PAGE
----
Taleb’s Antifragility

Nassim Nicholas Taleb Antifragility: Things that can Gain from Disorder Penguin 2012.

Fragile things suffer from disorder. ‘Antifragility’ is a term that Taleb has coined for its opposite, that is beyond mere robustness. He notes that things in nature will have been subject to disorder in the long run, so whatever has survived will tend to be antifragile, artificial constructs less so. On the big picture, Taleb seems very sound. He covers a huge ground, notably in governance and medicine, in looking for examples. He seeks to convince the reader that the issues are of widespread importance, without wishing to be taken too seriously over some of the details. He offers a general method for distinguishing between fragile and antifragile systems. Briefly, you take a probabilistic model for the system and vary the characteristic probabilistic functions. If this tends to destabilise the system, it is fragile. If it makes little difference, it is robust. If it tends to stabilize, it is antifragile. This seems reasonable, as far as it goes.

The work has in part been motivated by the financial crisis of 2007/8. If I think about this probabilistically then it seems to me that prior to 2007 the economy depended on factors that only came to be recognized as the crisis hit, or in some cases not until afterward, and perhaps not even now. Further, it seems to me that the main dominant models were antifragile: it was thought by Greenspan that the self-interest of financiers would lead to learning and avoidance of instability. But this turned out not to be the case.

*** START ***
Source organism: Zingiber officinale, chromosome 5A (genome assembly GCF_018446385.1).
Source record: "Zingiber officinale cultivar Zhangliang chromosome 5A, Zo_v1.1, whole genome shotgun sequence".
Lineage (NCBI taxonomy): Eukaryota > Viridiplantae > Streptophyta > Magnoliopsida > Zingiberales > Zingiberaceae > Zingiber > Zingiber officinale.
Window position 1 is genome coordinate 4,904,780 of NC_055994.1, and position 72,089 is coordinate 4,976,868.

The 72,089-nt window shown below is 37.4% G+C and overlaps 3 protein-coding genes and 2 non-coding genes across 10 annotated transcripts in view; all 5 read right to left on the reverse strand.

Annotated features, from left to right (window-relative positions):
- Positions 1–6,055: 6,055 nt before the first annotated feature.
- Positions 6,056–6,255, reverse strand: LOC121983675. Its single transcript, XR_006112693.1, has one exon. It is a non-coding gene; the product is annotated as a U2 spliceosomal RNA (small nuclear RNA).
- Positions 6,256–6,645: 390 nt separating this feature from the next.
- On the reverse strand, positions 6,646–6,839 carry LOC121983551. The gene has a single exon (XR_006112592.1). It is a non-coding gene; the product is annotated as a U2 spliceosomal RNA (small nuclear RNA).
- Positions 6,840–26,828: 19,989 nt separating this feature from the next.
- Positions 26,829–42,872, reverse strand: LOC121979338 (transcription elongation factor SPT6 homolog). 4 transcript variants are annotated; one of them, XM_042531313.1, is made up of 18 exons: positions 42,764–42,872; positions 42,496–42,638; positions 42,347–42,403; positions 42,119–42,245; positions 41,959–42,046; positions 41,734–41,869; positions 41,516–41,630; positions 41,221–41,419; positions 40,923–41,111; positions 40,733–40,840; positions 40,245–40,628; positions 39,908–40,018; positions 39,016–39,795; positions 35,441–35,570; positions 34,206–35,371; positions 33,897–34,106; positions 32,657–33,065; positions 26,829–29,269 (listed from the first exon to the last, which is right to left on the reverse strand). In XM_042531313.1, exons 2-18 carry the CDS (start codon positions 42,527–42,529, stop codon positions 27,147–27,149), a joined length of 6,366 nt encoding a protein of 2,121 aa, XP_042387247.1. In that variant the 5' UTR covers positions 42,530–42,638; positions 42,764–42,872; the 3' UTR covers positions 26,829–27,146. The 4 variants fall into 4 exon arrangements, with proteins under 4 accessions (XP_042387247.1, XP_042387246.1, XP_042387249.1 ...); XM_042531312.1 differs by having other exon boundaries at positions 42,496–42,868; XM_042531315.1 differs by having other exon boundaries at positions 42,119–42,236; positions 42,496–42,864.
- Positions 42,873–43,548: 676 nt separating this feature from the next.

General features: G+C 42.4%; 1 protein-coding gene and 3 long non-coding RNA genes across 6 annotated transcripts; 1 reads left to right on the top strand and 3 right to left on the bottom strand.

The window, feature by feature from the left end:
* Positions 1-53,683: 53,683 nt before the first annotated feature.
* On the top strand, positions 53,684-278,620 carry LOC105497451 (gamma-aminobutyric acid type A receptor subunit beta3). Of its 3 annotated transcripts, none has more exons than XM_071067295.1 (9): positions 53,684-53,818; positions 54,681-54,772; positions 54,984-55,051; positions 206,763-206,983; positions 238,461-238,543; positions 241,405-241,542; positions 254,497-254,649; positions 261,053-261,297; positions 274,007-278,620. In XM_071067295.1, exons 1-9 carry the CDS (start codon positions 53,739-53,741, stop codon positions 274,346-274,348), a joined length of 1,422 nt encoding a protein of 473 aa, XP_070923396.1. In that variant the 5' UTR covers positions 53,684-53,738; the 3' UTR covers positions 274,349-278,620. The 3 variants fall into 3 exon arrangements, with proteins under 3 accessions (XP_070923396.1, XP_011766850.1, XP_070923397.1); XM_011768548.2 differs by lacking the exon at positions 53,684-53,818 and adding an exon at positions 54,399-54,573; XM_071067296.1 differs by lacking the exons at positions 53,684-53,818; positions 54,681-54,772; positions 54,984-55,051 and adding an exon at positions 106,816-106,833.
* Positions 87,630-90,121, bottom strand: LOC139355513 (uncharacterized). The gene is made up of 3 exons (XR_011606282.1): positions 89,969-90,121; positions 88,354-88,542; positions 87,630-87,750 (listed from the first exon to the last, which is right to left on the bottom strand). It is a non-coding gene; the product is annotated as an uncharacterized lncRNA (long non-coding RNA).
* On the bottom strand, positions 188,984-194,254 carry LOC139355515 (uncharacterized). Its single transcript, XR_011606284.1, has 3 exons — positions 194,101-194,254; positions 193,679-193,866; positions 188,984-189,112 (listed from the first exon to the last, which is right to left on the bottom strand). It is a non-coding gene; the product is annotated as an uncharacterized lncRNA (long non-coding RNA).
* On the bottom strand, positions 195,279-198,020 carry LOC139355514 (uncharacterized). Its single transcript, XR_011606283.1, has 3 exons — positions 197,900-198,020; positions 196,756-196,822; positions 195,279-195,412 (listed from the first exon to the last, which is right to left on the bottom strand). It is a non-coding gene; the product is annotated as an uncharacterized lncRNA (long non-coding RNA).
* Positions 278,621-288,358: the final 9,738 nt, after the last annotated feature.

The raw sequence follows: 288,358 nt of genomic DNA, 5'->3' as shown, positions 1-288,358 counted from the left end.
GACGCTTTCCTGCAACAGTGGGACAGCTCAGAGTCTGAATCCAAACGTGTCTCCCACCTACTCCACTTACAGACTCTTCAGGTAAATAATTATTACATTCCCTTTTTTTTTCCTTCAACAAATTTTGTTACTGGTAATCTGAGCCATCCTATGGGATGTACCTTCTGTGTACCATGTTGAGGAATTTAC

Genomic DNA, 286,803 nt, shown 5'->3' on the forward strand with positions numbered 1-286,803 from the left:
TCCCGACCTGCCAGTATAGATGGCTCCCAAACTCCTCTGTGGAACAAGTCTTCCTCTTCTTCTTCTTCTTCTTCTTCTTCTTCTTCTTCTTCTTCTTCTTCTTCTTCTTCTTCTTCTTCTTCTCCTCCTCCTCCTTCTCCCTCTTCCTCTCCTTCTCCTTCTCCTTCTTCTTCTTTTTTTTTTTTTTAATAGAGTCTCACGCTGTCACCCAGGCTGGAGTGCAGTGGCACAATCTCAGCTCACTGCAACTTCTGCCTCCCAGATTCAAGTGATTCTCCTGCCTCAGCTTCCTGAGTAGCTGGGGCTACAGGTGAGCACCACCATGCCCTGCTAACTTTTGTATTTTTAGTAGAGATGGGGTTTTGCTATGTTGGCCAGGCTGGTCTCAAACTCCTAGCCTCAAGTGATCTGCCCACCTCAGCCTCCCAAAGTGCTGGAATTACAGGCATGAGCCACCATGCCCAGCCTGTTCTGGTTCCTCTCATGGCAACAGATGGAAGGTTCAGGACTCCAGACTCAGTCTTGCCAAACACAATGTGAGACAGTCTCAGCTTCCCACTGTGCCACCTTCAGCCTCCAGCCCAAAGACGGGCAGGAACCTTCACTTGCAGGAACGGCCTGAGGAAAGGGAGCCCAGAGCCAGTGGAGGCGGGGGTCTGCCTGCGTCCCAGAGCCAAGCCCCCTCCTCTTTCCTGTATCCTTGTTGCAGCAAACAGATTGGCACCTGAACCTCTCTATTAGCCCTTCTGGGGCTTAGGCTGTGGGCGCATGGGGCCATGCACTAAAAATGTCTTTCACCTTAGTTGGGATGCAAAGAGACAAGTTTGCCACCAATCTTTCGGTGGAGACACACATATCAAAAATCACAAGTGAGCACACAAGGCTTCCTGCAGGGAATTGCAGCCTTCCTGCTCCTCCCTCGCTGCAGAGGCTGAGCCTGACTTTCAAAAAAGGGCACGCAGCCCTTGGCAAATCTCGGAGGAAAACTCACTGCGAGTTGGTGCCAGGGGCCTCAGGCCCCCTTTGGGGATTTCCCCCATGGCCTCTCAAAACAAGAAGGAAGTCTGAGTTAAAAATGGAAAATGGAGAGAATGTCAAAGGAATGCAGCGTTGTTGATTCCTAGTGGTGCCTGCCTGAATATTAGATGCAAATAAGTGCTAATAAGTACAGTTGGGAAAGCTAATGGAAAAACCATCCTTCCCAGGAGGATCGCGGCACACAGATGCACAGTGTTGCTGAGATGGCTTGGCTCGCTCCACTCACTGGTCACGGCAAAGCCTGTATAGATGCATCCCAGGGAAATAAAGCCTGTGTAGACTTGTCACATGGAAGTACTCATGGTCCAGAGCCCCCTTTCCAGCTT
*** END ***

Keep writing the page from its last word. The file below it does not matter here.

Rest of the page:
Broadly, whereas one can often say that certain systems are definitely fragile, one can only say that they are robust or antifragile relative to some range of threats that has been identified. Moreover, it seems to me that nature only produces antifragility in this weakened sense, with the inheritance mechanism being perhaps the sole exception.

So, as is often the case, I agree with much of Taleb’s critique of much ‘pragmatic’ thinking, and consider his proposed remedies to be useful, but not the whole story.

Dave Marsay  



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